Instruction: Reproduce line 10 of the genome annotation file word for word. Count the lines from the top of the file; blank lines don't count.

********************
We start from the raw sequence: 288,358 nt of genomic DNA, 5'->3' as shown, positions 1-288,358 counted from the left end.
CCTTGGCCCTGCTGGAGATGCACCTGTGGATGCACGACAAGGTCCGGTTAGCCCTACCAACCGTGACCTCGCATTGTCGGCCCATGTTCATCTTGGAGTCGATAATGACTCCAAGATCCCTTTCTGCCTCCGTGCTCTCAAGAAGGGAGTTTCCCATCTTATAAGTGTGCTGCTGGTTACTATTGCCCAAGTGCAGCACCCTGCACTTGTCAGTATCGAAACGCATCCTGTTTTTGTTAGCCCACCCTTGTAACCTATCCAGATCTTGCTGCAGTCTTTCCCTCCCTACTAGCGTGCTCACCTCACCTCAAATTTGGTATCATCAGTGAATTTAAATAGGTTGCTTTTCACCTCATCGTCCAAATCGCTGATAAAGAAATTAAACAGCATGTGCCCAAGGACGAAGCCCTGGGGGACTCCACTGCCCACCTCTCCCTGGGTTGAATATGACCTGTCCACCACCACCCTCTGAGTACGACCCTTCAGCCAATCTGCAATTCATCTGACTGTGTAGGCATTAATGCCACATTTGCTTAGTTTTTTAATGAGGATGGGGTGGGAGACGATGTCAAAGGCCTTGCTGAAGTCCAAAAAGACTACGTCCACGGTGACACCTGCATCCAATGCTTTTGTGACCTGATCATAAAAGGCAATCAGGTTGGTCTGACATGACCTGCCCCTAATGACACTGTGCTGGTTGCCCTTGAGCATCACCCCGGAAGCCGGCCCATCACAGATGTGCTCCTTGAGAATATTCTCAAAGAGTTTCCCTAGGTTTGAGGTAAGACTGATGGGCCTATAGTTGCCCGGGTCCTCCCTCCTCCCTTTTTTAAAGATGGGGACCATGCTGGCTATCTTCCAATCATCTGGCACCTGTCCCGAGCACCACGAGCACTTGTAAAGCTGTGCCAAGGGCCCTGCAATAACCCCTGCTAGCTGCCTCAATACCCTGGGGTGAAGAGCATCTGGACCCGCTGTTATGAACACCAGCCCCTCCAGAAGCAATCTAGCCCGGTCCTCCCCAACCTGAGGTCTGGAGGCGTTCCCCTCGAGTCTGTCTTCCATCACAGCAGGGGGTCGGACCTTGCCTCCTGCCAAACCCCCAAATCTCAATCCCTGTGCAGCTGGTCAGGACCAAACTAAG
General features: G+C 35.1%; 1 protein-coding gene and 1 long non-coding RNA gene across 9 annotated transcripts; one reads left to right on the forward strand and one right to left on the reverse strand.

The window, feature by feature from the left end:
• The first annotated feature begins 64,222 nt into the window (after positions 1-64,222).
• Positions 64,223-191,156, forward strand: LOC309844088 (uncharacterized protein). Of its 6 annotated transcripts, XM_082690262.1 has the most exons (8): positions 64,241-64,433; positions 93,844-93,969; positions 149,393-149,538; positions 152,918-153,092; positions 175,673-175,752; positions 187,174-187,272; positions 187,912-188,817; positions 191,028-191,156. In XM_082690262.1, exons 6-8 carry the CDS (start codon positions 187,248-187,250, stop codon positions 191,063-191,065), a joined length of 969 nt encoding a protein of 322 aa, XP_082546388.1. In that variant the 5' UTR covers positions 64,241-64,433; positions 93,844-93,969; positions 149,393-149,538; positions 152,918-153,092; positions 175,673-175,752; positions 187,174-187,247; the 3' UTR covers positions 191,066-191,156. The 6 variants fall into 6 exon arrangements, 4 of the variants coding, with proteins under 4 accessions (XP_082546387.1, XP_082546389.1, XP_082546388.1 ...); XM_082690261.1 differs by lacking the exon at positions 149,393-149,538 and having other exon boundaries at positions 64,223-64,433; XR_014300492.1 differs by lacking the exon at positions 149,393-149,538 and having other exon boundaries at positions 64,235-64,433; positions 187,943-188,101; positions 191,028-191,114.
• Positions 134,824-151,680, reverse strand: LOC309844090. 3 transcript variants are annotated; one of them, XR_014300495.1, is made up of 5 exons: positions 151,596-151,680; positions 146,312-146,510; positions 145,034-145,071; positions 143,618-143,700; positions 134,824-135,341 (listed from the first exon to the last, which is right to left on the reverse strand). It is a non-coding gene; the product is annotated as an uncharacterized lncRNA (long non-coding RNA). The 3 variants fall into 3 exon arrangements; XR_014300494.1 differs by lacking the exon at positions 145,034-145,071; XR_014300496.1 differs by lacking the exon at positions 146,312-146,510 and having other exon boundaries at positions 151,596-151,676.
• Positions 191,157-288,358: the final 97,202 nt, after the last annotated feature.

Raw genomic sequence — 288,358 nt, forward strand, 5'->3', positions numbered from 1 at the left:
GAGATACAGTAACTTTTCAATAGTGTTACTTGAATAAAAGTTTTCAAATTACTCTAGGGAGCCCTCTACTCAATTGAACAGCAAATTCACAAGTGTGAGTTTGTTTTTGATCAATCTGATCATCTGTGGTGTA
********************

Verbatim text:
GAGATACAGTAACTTTTCAATAGTGTTACTTGAATAAAAGTTTTCAAATTACTCTAGGGAGCCCTCTACTCAATTGAACAGCAAATTCACAAGTGTGAGTTTGTTTTTGATCAATCTGATCATCTGTGGTGTA